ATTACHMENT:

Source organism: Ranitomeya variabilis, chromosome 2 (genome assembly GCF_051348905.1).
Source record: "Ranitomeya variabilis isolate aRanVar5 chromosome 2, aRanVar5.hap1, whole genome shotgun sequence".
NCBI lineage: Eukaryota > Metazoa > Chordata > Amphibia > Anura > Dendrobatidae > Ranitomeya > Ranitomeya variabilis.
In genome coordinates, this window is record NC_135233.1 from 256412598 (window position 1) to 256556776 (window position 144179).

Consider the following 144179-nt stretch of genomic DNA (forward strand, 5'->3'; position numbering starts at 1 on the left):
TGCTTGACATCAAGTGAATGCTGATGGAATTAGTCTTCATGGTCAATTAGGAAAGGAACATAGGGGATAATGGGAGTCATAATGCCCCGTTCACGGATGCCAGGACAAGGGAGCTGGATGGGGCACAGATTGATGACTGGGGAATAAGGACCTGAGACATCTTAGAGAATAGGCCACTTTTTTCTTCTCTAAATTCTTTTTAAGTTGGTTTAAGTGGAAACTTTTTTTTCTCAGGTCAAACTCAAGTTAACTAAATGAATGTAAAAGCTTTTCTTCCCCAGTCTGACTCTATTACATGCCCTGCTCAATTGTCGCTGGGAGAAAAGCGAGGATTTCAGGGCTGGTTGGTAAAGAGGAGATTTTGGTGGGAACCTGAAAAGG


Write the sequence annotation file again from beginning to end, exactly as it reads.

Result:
Source organism: Ranitomeya variabilis, chromosome 2 (genome assembly GCF_051348905.1).
Source record: "Ranitomeya variabilis isolate aRanVar5 chromosome 2, aRanVar5.hap1, whole genome shotgun sequence".
NCBI lineage: Eukaryota > Metazoa > Chordata > Amphibia > Anura > Dendrobatidae > Ranitomeya > Ranitomeya variabilis.
In genome coordinates, this window is record NC_135233.1 from 256412598 (window position 1) to 256556776 (window position 144179).

Consider the following 144179-nt stretch of genomic DNA (forward strand, 5'->3'; position numbering starts at 1 on the left):
TGCTTGACATCAAGTGAATGCTGATGGAATTAGTCTTCATGGTCAATTAGGAAAGGAACATAGGGGATAATGGGAGTCATAATGCCCCGTTCACGGATGCCAGGACAAGGGAGCTGGATGGGGCACAGATTGATGACTGGGGAATAAGGACCTGAGACATCTTAGAGAATAGGCCACTTTTTTCTTCTCTAAATTCTTTTTAAGTTGGTTTAAGTGGAAACTTTTTTTTCTCAGGTCAAACTCAAGTTAACTAAATGAATGTAAAAGCTTTTCTTCCCCAGTCTGACTCTATTACATGCCCTGCTCAATTGTCGCTGGGAGAAAAGCGAGGATTTCAGGGCTGGTTGGTAAAGAGGAGATTTTGGTGGGAACCTGAAAAGG